By Kevin D. Wilde
March 15, 2023

Imagine you are part of an interview team reviewing final candidates for a critical company position. You’ll be working closely with the successful candidate, so you are highly motivated to find the right one. Your organization believes in behavioral-based, competency interviewing, and you’ve been assigned to determine the candidate’s level of coachability.

Pause for a moment and consider what would you be looking to judge coachability? What questions would you ask?

Having prepared your line of inquiry, you spend the week interviewing the three finalists. Soon you’ll be
meeting with the interview team to give your recommendations, so you carefully reflect on key moments in each interview as you review your notes.

Key Moments with Each Candidate

Candidate A:
Question: Tell me about a time you sought to improve yourself and learn from others.

“You’ll note from my resume a solid track record of high performance and achievement as I advanced to
greater levels of responsibility. In each role, I set a high standard for myself and try to know more than
anyone else. As a result, I earned the respect of a top-notch, highly experienced thought leader and change agent. Knowing more than others gives me the courage to meet any change resistance head-on and overcome the status quo most people cling to. In short, I keep myself on a steep learning curve and now feel ready and fully qualified for this new role.”

Candidate B:
Question: Tell me about a time you received some unexpected, tough feedback.

“Since I’ve already mentioned my tendency to be a perfectionist and outwork others, let me say that in most cases I know what someone is going to tell me before they give me feedback. I know myself well. I always find the comments interesting because it usually tells me more about that person than about me. It’s important to be polite, nod in agreement, thank them, and move on. Of course, I find myself correcting misperceptions and incorrect conclusions others have – that’s my work ethic showing. But they do see the value in my coaching and helping them with corrective feedback.”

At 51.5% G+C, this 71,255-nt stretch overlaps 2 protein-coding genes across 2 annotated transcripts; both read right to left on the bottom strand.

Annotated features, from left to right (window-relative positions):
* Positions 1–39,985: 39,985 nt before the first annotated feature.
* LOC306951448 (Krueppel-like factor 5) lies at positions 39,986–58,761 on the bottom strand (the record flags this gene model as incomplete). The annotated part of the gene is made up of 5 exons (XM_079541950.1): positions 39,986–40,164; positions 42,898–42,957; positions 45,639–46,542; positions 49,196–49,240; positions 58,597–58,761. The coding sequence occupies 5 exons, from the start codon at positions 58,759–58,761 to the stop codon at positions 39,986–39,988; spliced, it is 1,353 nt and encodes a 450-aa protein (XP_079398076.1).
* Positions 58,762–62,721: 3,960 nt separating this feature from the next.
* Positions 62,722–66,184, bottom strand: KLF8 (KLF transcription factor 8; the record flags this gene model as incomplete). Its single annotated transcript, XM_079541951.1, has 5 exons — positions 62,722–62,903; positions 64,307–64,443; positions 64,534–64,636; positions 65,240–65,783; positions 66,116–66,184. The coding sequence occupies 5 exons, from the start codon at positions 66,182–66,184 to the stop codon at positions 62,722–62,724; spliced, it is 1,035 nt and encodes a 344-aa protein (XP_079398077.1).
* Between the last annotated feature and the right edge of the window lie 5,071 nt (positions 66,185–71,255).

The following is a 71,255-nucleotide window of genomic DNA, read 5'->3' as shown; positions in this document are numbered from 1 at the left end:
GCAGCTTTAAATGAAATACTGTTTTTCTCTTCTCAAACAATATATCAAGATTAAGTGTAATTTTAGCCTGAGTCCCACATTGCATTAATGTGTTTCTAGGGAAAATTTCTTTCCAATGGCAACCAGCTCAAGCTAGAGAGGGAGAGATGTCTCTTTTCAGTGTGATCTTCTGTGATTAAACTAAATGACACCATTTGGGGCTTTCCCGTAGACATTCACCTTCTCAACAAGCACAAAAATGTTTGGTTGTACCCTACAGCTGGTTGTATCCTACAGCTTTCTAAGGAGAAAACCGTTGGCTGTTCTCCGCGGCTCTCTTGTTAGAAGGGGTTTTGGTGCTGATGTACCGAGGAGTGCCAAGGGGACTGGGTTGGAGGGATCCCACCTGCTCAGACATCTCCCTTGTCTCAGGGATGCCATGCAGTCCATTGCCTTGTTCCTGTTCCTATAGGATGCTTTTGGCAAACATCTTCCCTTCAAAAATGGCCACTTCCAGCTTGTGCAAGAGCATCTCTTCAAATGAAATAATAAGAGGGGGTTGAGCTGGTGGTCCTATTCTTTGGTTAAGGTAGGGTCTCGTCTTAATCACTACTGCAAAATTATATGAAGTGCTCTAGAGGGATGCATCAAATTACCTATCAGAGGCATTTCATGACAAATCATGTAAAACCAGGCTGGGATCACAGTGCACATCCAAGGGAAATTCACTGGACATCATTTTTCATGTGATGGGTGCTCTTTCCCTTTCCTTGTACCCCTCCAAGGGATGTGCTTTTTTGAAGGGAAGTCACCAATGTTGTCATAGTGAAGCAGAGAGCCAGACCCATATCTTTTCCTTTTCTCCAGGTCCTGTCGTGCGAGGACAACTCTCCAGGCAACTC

Candidate C:
Question: How do you determine the value of feedback or coaching others offer you?

“I follow my gut and first reactions to what I hear and who I heard it from. I’m sure this new job will be
exciting and quite demanding so you’ll want someone who can jump in with quick wins. I move fast as I find that the ever-increasing pace of business means you can’t slow down and ruminate over what someone said or heard. I have picked up some valuable tips over the years, but it mostly came in the ‘heat of the battle’ and not sitting back in a rocking chair contemplating my navel. I’m about action and making a difference every day.”

The Assessment:

While each finalist presented a polished resume and executive presence, you note coachability
shortcomings for each candidate.

  • Candidate A seemed more than qualified to step into a transformational turnaround situation, but you wonder if there was really a heartfelt interest in self-improvement at this stage of their career and a “fully formed” attitude as a leader vs. a “works-in-progress” mindset to actively seek counsel from others.
  • Candidate B was very smooth in redirecting the conversation away from sharing any genuine shortcomings and lessons from experience and tough feedback. You wonder if B would play-act interest as someone shared feedback or would be dismissive of any input. B seemed more interested in coaching and correcting than personal learning.
  • Candidate C was clearly a leader of action and would hit the ground running in the new role. But you wonder if they would miss important signals and messages from others as they charge ahead and not spend adequate time stepping back to reflect and gain a more strategic perspective – especially about themselves.

Gazing in the Mirror

At the end of the debrief, the interview team found a few other issues along with your coachability concerns. All agreed to keep the search going. As you later filed away your interview notes, a thought occurred to you about how you would measure up as a coachable leader in around of interviews.

  • Would you be seen as someone making a difference but also being interested and sincerely open to improving?
  • Would you be able to share stories of how you actively sought coaching and feedback to grow?
  • Would you be seen as someone regularly taking the time to reflect and thoughtfully reflect on what
    others have said and how you can continue to be coachable?

A postscript to this story. If you find yourself interviewing external candidates for an open job or reviewing internal employees for a promotion, add a few questions to assess their current mindset and habits around continuous learning and coachability. All the research highlighted points to the value of coachability – from higher performance levels, to employee engagement, agility, and even profitability. Adding the power of coachability talent to your organization pays off.